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Zelenskyy makes one more push for aid before Christmas recess

President Biden also expected to advocate for the supplemental Tuesday

Ukrainian President Volodymyr Zelenskyy smiles back at International Monetary Fund Managing Director Kristalina Georgieva after they spoke to the press following talks at IMF headquarters on Monday.
Ukrainian President Volodymyr Zelenskyy smiles back at International Monetary Fund Managing Director Kristalina Georgieva after they spoke to the press following talks at IMF headquarters on Monday. (Roberto Schmidt/AFP/Getty Images)

A day before meetings on Capitol Hill, Ukrainian President Volodymyr Zelenskyy suggested that the delay in the U.S. approving further assistance for his country’s defensive war against Russia was offering inspiration to Vladimir Putin.

“Let me be frank with you, friends: If there’s anyone inspired by unresolved issues on Capitol Hill, it’s just Putin and his sick clique,” Zelenskyy said Monday at the National Defense University, where he appeared with Defense Secretary Lloyd J. Austin III.

The problem facing Zelenskyy when meeting with lawmakers, especially Republicans, is that their demands in exchange for continuing to provide weapons and other support for his war effort seem to have nothing to do with him. A closed Senate briefing last week that was billed as being about Ukraine ended up featuring a heated exchange about border security funding and policy. It was followed by a vote against beginning debate on a funding bill that included more than $61 billion for Ukraine.

Zelenskyy and Austin seemed to be working to convince those who weren’t with them about the countries’ commitment to each other.

“You can count on Ukraine,” the Ukrainian leader said, “and we hope to be able to count just as much on you.”

Austin echoed the sentiment.

“Make no mistake: America’s commitment to support Ukraine against Russian aggression is unshakeable,” Austin said. “America’s word must be kept.”

Zelenskyy called Ukraine “the first front” in what he called Putin’s war on freedom and a “stepping stone” for the Russian leader.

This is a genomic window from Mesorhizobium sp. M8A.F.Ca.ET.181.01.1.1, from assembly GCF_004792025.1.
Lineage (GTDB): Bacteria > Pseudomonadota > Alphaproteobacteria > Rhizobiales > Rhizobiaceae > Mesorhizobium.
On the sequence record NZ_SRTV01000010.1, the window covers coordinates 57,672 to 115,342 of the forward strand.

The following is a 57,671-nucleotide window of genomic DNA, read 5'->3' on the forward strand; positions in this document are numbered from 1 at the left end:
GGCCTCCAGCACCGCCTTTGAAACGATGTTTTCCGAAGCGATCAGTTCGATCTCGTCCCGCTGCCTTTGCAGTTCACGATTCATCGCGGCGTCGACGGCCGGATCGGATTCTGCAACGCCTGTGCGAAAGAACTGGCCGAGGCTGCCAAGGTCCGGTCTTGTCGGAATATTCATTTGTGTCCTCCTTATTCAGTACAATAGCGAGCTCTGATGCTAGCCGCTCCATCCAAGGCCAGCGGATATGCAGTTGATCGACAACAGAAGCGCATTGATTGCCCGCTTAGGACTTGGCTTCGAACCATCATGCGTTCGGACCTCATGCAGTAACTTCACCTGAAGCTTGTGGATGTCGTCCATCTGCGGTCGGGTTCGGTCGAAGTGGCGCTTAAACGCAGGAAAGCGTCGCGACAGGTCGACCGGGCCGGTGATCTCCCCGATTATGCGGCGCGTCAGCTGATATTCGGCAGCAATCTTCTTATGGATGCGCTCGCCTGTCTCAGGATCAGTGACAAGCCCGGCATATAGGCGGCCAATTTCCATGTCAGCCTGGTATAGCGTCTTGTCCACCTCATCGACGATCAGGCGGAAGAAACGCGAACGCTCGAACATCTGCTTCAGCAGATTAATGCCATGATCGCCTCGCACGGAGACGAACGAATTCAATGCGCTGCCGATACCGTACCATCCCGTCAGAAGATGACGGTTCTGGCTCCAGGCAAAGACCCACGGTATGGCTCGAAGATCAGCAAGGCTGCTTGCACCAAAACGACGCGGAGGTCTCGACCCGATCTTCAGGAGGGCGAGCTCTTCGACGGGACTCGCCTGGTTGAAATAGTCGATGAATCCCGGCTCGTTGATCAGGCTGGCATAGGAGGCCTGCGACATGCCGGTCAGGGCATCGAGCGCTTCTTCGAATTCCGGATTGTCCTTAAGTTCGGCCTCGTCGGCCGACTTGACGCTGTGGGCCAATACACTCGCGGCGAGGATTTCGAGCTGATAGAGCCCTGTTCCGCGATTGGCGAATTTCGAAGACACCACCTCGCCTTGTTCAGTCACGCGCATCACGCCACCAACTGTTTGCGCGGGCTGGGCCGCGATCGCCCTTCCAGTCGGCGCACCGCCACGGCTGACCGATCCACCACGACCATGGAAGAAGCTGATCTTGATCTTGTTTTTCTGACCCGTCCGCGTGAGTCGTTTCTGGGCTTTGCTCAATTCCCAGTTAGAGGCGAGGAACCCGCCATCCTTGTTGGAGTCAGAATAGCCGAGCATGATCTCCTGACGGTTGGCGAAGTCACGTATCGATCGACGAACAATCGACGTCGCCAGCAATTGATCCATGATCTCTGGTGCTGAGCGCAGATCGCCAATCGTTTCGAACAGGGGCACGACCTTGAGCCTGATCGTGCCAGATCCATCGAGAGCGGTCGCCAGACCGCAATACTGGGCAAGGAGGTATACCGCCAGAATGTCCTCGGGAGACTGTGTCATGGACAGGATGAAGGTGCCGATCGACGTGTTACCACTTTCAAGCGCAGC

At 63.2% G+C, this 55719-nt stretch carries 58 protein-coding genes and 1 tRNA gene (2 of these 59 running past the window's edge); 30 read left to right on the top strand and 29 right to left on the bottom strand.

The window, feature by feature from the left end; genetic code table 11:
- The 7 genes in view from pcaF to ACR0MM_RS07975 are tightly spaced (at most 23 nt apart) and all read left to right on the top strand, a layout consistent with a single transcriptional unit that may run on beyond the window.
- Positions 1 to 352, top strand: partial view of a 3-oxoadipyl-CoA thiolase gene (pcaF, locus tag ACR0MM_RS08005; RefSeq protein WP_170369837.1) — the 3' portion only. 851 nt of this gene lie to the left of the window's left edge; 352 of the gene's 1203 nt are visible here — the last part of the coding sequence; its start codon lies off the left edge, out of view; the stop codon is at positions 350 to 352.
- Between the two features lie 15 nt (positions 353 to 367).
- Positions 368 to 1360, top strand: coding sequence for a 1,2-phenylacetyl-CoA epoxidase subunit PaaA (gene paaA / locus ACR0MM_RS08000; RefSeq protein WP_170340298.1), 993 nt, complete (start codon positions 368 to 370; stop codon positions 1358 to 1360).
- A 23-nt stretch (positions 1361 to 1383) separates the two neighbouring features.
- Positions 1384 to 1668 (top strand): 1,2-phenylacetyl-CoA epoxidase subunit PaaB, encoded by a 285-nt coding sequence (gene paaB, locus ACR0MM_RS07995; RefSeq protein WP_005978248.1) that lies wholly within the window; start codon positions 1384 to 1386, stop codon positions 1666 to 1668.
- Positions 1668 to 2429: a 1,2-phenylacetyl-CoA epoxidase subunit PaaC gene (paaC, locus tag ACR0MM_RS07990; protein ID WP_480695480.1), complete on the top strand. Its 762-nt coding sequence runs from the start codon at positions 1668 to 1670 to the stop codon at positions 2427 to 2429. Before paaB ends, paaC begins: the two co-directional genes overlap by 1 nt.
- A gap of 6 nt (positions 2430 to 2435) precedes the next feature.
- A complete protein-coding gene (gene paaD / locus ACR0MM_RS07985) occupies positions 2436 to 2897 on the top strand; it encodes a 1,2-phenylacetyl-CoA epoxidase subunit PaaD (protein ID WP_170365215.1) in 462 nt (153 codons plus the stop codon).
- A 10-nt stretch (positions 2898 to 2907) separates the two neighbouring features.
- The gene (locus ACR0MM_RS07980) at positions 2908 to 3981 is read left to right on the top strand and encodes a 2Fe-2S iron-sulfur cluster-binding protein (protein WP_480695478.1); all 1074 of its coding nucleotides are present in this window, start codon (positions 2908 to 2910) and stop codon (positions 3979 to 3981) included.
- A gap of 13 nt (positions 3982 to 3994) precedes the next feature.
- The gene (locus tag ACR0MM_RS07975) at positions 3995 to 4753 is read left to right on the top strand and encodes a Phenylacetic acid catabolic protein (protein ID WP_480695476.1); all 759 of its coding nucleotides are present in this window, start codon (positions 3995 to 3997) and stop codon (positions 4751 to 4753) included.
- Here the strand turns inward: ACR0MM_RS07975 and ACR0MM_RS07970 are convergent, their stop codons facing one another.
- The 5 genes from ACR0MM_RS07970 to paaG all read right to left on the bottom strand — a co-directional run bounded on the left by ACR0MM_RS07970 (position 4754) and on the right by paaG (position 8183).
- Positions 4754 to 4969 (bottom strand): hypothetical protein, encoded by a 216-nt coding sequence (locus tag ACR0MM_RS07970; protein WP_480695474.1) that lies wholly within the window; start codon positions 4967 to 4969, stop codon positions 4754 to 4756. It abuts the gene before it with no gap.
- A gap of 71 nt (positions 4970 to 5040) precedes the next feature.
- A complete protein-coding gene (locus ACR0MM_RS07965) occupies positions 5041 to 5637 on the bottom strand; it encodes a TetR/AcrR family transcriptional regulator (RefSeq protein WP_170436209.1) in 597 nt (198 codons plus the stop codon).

“He’s wrecking everyday life in Ukraine,” Zelenskyy said, “but his real target is the freedom — freedom people enjoy from Warsaw to Chicago to Yokohama.”

Senate Majority Leader Charles E. Schumer also warned that Putin would see an American pullback from Ukraine as invitation for more provocation.

“If Republicans in the Senate do not show they’re serious about finalizing an agreement for the national security package, Vladimir Putin is going to walk through Ukraine and right through Europe,” the Democrat from New York said on the Senate floor Monday. “Both parties understand that aiding Ukraine and resisting Putin are critical for our national security, but Republicans and only Republicans are holding everything up because of unrealistic maximalist demands on the border.”

Zelenskyy’s Tuesday agenda includes a bipartisan Senate meeting in the morning, as well as engagements with Speaker Mike Johnson, R-La., and a visit to the White House to meet with President Joe Biden. John Kirby, the National Security Council’s coordinator for strategic communications, told reporters traveling with the president to Philadelphia on Monday that the time was right for the U.S. president to extend an invitation to his counterpart from Ukraine, days before Congress plans to wrap up work for the year.

“As winter approaches … we’re seeing now increased missile and drone attacks by the Russian armed forces against civilian infrastructure. We expect that that will continue, particularly against energy infrastructure, and as the Russian forces continue to try to take offensive action against the Ukrainians all along that front, but particularly in the east,” Kirby said.

The legislation to provide assistance for Ukraine also includes funds for Israel, Taiwan and border security. Republican lawmakers in particular have said there can be no agreement on the foreign and military assistance without addressing immigration policy.

Senate Minority Leader Mitch McConnell, R-Ky., highlighted his conference’s demands related to the work of U.S. Customs and Border Protection when he arrived on the Senate floor Monday afternoon.

“With average daily border crossings near 10,000, CBP is now saying it’s releasing 6,600 illegal aliens into the interior every single day,” McConnell said. “The backlog of asylum cases sits at 3 million and counting. And officials have reported arrivals from more than 150 countries just since October 1st. This is what a crisis looks like. This is what the Democratic leader spent last week insisting was ‘extraneous’ to America’s national security.”

McConnell noted that the president has expressed a willingness to make compromises on immigration policy, and Kirby said that Biden would be making another public push for the proposed spending package on Tuesday.

“This is exactly the right time to be having President Zelenskyy in town to have these discussions because of what’s going on in Ukraine, the increased activity we’re seeing by the Russian armed forces as winter approaches, but also what’s going on on Capitol Hill, and the argument that the president’s going to be making with all of you tomorrow about the need to fund this supplemental,” Kirby said.

As of last Thursday, the Pentagon said there was about $4.8 billion still available for the president to draw down for Ukraine, but as top Biden administration officials have said, there is no “magical pot” of money available when the authorities are exhausted.

Caroline Coudriet contributed to this report.

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